Wendy's may have doomed its 'dynamic pricing' idea before it even started

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Wendy's may have doomed its 'dynamic pricing' idea before it even started
Wendy's is going to start experimenting with surge pricing — and people are really mad about it.iStock; Rebecca Zisser/BI

It's weird to think about walking into a fast-food restaurant without knowing how much your burger and fries combo will cost you. It may also be the future.

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Wendy's has sparked some pretty understandable outrage after announcing it's going to start experimenting with dynamic pricing next year — in essence, changing the price of various menu items based on factors like the time of day. The chain is spending $20 million to outfit all its US restaurants with digital menu boards, which executives said would allow locations to play it a little faster and looser with menu selections and prices.

"Beginning as early as 2025, we will begin testing more enhanced features like dynamic pricing and daypart offerings along with AI-enabled menu changes and suggestive selling," Kirk Tanner, the CEO and president of Wendy's, said in the chain's fourth-quarter earnings call.

In a separate statement, a Wendy's spokesperson confirmed to me that the menu board would offer a variety of new features, including "dynamic pricing, different offerings in certain parts of the day, AI-enabled menu changes, and suggestive selling based on factors such as weather." The move will let the company be "competitive and flexible" with pricing and motivate customers to visit — and it will include discounts and value offers, the spokesperson said.

The announcement, predictably, has not gone over well with lovers of square burgers — or the internet at large. Many people aren't thrilled at the idea of a Frosty costing extra because it's hot outside and everybody else is also jonesing for a cool, sweet treat or waiting in line for some nuggets and suddenly seeing the price change when they're next at the register.

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There's no doubt Wendy's could have done a better job with the rollout here. The talk on the earnings call comes off as some vague technobabble focused on maximizing profits, which makes sense given that executives were talking to investors. In a different world, you could imagine the company laying this out as a win for consumers: "Come on in and get a discount on your favorite Wendy's sandwich when business is slow." That is not, however, the route it took — which is what's coming back to bite the chain.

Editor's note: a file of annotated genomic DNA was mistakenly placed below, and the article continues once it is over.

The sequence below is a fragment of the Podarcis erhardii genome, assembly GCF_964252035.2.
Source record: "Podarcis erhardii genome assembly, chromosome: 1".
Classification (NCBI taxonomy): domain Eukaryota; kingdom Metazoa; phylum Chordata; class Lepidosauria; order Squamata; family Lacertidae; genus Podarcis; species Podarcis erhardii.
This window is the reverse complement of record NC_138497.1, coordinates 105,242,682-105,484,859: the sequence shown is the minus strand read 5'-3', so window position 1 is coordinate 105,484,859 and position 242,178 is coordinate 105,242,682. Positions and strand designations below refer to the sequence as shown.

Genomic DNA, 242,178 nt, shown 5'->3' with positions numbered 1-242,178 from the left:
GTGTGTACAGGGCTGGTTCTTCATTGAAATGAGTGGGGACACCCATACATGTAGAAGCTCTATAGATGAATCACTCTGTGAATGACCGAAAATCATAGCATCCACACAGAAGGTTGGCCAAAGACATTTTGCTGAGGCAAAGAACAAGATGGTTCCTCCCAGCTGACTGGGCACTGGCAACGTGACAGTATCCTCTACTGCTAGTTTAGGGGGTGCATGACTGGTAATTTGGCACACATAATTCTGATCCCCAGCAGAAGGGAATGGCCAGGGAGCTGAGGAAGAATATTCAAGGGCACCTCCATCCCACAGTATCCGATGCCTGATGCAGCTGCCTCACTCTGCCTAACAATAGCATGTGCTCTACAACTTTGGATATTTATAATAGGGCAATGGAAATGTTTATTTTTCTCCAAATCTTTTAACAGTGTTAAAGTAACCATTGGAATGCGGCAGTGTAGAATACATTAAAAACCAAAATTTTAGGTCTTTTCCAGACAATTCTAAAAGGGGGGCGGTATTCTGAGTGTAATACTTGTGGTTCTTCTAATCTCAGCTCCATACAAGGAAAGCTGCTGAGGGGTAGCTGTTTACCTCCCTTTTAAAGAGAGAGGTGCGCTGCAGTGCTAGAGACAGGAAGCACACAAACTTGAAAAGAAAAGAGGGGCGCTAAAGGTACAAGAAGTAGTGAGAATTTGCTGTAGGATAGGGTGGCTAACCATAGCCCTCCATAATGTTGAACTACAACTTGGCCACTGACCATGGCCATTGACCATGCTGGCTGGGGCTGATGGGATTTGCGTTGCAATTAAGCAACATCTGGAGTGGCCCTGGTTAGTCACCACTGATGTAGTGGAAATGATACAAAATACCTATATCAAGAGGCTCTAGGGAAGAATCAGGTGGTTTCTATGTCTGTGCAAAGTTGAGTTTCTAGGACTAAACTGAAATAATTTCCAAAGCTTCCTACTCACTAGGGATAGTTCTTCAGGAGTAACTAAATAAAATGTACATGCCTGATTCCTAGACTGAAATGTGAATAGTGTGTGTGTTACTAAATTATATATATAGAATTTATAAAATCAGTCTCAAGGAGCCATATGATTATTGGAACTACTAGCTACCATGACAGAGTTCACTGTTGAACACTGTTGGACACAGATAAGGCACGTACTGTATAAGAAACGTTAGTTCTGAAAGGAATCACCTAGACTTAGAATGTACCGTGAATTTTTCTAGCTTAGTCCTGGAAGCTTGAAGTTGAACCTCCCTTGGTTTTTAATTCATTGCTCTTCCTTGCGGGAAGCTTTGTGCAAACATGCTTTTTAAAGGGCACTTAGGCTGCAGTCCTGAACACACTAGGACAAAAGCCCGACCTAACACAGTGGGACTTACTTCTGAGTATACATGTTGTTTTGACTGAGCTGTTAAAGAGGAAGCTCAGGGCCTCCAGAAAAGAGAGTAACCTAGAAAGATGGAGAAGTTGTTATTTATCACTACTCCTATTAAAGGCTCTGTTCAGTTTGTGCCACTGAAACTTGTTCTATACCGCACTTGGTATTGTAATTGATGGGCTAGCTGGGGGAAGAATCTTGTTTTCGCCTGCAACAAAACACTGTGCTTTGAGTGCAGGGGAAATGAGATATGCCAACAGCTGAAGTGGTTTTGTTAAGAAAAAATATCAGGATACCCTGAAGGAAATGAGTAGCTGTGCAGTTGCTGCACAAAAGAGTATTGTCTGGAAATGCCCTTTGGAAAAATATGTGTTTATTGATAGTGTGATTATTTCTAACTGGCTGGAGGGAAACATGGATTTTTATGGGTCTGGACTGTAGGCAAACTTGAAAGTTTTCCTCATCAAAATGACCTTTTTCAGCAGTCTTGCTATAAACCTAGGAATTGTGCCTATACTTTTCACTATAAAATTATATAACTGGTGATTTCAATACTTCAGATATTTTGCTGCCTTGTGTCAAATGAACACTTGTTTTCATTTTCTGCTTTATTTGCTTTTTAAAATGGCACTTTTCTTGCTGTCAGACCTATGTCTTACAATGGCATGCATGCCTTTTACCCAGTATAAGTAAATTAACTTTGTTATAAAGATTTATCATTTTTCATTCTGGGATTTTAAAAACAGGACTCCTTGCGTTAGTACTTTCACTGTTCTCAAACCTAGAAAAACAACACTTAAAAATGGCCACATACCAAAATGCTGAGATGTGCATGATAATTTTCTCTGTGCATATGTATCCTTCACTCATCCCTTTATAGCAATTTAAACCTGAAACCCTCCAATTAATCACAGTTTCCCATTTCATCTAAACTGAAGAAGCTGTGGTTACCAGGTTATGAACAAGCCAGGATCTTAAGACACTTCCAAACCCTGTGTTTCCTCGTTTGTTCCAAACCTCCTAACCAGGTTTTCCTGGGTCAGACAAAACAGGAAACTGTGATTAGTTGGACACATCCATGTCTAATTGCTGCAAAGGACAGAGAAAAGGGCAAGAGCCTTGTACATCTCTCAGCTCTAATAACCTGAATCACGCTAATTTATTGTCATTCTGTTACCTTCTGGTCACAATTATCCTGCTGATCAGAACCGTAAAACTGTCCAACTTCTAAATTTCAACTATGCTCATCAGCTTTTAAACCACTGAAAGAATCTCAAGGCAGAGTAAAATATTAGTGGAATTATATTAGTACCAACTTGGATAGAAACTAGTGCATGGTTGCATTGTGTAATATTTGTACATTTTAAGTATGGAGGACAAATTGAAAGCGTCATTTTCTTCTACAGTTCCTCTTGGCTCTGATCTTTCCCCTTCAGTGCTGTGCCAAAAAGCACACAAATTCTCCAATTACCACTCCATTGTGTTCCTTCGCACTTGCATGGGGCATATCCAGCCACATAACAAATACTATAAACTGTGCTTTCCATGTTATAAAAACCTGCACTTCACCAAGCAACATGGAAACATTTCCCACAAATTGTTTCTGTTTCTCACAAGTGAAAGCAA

Wendy's has attempted to do some cleanup after media outlets picked up the story, but it's probably a case of too little too late (and still too muddled). In a follow-up statement, Wendy's said it would not implement "surge pricing" and raise prices "when demand is highest," noting that it didn't use the phrase. Instead, it blamed the media, which it said "misconstrued" its plans and said that any new features it tests "would be designed to benefit our customers and restaurant crew members."

Knee-jerk reaction and poor messaging aside, dynamic pricing isn't really novel and may actually make some sense. Companies in other industries use surge pricing pretty regularly. Uber and Lyft do it, charging customers more when there's more demand for their services, like on Halloween or New Year's Eve or after the bars close on a Saturday night. Platforms such as Ticketmaster often use dynamic pricing models for concerts and sporting events. The same is true for airlines and flight tickets. Starbucks will often offer customers different discounts and rewards during off-peak hours.